Alright, I fully admit that by doing a marathon on all of the Star Trek movies, I am stepping completely outside of our stated genre, but as a life long Trekkie, this simply had to happen. Given the success of this franchise, I'm betting that at least a few of our readers are also Star Trek fans. Of course, I will stick to the usual social justice perspective, as we work our way through the series.
I found discussions of utopia quite fascinating. The idea that they can
never be real and that we cannot hold onto it and must exist in the
real world. It almost suggests that searching for happiness is not
worthwhile. It's interesting because Star Trek itself is meant to
be a utopian view of the future. In the Star Trek Universe, racism,
sexism, hunger and poverty are all supposedly things of the past, or so
they would like the audience to believe. By projecting utopia as unappealing
and unrealistic, in many ways it felt like a reversal of its own
Flash forward to Picard's Enterprise and Worf is finally being promoted in a ceremony at sea. Picard gets a message that his nephew René is dead and becomes maudlin because this means that the Picard line is coming to and end. You see, he had never felt the burden to reproduce because of René. Thus, we have the premise of the movie - regret. It is the motivation behind Soran's drive to return to the Nexus where he can be with his family once again and the struggle of both captains between duty and family.
Thanks to Soran's machinations, Picard finds himself in the Nexus on a Christmas morning surrounded by the family he never had. He is tempted to stay there but realises that this dream world is not real and quickly takes off to find Guinan - the resident wise negro. She of course advises him to go and find Kirk so that Picard and Kirk can save the world. Why couldn't Guinan have participated in the action? Oh I know, the world must be saved by heroic unselfish White men, who put duty above everything else. It's only selfish people of colour who bother to invest in things like family, as Sulu's daughter shows us.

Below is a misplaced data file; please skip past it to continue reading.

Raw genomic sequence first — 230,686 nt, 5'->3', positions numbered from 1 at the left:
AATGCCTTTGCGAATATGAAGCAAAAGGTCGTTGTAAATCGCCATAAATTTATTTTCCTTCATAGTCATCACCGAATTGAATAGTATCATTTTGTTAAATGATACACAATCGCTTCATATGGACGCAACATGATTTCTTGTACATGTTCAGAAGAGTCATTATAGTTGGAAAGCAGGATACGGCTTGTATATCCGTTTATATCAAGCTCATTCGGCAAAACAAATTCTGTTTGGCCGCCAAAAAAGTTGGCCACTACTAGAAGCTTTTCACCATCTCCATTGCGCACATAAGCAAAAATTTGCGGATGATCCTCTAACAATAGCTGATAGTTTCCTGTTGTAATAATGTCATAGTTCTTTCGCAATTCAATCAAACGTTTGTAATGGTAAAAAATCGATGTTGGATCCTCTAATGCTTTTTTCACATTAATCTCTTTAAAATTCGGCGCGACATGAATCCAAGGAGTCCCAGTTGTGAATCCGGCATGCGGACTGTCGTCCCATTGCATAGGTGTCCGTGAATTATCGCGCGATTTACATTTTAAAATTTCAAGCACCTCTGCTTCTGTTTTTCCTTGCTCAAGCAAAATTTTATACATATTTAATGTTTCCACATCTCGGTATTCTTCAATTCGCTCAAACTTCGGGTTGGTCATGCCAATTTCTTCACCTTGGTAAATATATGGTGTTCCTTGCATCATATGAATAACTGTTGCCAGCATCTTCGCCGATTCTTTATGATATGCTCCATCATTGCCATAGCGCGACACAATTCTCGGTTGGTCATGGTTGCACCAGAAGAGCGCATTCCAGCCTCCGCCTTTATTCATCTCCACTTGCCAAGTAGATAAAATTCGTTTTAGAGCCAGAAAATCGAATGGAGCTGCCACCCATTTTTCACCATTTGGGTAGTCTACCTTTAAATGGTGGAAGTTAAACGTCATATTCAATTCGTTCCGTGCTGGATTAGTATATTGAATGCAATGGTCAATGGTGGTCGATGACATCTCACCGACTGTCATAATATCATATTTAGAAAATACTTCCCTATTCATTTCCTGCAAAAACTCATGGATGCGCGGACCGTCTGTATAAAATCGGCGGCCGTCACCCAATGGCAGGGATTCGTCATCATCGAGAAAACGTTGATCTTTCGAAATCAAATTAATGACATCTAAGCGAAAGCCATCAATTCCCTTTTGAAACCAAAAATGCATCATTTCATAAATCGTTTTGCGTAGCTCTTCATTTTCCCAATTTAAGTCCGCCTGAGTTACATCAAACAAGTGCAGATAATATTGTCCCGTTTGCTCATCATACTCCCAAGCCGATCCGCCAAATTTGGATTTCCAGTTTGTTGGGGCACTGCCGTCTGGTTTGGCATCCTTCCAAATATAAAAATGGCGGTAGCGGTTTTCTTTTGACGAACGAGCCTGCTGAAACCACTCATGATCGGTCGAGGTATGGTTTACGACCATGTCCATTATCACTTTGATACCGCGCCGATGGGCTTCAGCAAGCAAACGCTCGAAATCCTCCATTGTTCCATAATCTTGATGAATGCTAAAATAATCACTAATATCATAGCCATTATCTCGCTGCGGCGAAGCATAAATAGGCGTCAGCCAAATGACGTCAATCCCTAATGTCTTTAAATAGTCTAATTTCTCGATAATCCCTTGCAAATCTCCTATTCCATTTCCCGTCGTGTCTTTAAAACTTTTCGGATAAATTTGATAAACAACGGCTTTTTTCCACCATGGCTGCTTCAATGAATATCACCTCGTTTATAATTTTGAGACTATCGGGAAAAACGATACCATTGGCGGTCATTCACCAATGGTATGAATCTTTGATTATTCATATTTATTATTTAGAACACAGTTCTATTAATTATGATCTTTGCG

On the Enterprise, we have Geordi under the influence of the treacherous Duras sisters. His mind has been implanted with fake memories of Ryza. Yes, the Duras sisters are Klingon, but they embody the worst characteristics ascribed to Black women. The entire Klingon race is supremely problematic. When they are not being portrayed as the noble savage, like Worf, they are violent, and aggressive. When the Duras sisters see Beverly, they comment on how ugly human females are. This is yet another trope, which suggests that WOC are jealous of White women. This is supposed to be seen as a difference of species but cannot possibly be so, when the Duras sisters are so very clearly raced. Beverly is the quiet, intelligent, demure White woman when juxtaposed to them.
In Generations, Data turns on his emotion chip. This is clearly fan service, as Star Trek has a history of making characters who are not supposed to experience emotion, suddenly have feelings. In Generations, Data's emotions are largely used for comic relief. They bring the few moments of lightness to the entire movie but cannot on their own distract from the White male angst that permeates the movie.
There was a lot of build up to this movie because of the meeting of the two captains. In many ways it ended up being very underwhelming. I was however satisfied that at least we didn't get another long speech from Kirk summing everything up. Kirk simply died alone, as he predicted, because he didn't have Spock or Bones by his side. Kirk went out as the hero he has always been framed to be, sacrificing everything because that is what the captain of the Enterprise does. He didn't deal with his emotions or the shortcomings in his life because duty is what is most important. This was reflected in Picard as well, though he managed to survive the encounter.
Generations was successful in that it passed the baton between the old generation and the new. It wasn't elegant but succeeded in its primary goal.
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